By Dr. Bob Hartzler
At the recent North Central Weed Science Society annual meeting I was asked to provide the opening presentation (A historical perspective on dicamba) in a symposium focusing on issues with dicamba. Following are the slides and the abstract of my presentation.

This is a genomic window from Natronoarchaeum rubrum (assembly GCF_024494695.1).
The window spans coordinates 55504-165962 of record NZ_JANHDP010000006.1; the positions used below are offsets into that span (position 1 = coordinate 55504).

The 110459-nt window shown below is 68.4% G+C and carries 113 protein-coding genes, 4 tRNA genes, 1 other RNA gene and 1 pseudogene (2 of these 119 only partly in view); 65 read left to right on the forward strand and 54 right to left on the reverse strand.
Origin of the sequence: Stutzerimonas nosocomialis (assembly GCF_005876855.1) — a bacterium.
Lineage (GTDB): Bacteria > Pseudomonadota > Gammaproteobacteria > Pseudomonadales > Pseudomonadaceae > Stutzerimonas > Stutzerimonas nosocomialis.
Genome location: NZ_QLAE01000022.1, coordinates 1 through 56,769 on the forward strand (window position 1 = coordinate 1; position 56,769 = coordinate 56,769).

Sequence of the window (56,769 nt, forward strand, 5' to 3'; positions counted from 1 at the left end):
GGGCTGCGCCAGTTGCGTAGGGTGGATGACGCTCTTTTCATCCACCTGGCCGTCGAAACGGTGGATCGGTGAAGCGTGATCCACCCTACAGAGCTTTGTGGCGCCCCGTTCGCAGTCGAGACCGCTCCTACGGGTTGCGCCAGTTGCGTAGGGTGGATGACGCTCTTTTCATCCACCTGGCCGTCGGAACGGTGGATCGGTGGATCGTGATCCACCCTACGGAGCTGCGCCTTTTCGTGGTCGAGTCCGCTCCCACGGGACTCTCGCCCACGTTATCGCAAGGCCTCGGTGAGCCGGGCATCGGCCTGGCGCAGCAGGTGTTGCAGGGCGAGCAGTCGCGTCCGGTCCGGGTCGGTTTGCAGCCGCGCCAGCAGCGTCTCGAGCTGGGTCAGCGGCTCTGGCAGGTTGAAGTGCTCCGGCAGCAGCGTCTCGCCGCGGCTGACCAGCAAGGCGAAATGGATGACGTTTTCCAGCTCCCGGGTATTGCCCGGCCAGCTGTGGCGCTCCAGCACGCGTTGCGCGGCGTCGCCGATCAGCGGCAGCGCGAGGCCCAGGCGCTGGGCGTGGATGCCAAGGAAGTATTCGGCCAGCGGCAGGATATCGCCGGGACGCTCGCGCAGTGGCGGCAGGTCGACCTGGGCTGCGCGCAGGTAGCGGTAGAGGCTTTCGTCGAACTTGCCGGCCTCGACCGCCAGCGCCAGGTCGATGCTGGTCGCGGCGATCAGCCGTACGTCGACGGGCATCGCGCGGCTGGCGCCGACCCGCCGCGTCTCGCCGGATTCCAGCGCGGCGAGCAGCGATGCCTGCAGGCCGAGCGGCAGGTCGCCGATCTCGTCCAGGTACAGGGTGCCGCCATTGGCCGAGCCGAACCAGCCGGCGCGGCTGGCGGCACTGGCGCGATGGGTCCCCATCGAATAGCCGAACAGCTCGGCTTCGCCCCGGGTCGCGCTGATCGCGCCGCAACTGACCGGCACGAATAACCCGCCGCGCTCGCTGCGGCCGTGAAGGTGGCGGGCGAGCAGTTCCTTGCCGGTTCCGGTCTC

The auxin-like activity of the phenoxyacetic and benzoic acids was discovered in the early-1940’s. The herbicide dicamba was first described in 1958, Velsicol acquired the patent for the molecule, and dicamba was first approved for use in the US in 1962. In subsequent years, the label was expanded for use on a wide range of grass crops and for non-crop areas. Dicamba has been described as either a benzoic acid or carboxylic acid compound, and mimics the activity of indole-3-acetic acid (Group 4 herbicide). According to USDA/ERS data, dicamba was used on less than 10% of US corn acres in 1979. Use increased to 15% of corn hectares by 1990, then as herbicide-resistant weeds spread, dicamba use on corn increased to 28% of hectares in 1995. Prior to the introduction of herbicide-resistant crops and Group 27 herbicides (HPPD inhibitors), dicamba primarily competed with atrazine and 2,4-D for broadleaf weed control in corn. Atrazine was preferred over dicamba and 2,4-D by most farmers due to its preemergence use, greater margin of crop safety, and lower risk of off-target injury. Dicamba use was much higher in northern states with high pH soils due to the carryover risk associated with atrazine. Dicamba was used on more than 70% of the 1985 corn hectares in North-Central and Northwest Iowa, compared to 12% of US corn hectares. High pH soils in this region prevented use of atrazine rates greater than 1 lb/A when rotating to soybean or other sensitive crops. The high sensitivity of soybean to dicamba has been an issue since its introduction. In a 1971 University of Illinois Extension bulletin, Dr. Ellery Knake discouraged the use of dicamba due to the risk it posed to adjacent soybean. Behrens and Leuschen published a seminal paper in 1979 reporting on factors that influence volatility of dicamba, including temperature, rainfall following application, application surface (soil vs foliar interception), and formulation. A wide range in volatility was found among the salts of dicamba evaluated. The first dicamba product (Banvel) contained the dimethylamine salt of the parent acid. Over the years, several different salts of dicamba have been introduced, often with the intent of reducing dicamba volatility. Low volatility formulations include Banvel II (sodium) in 1981, Clarity (diglycolamine) in 1990, and most recently Xtendimax/Fexapan with Vaporgrip Technology (diglycolamine) and Engenia (BAPMA). Current research will determine the reductions in volatility achieved with these formulations. Increasing problems with herbicide-resistant weeds have led to an increase in dicamba use, and the introduction of dicamba-tolerant crops will continue this trend. The International Survey of Herbicide Resistant Weeds lists 36 weed species with evolved resistance to Group 4 herbicides, seven of these species are reported to be resistant to dicamba.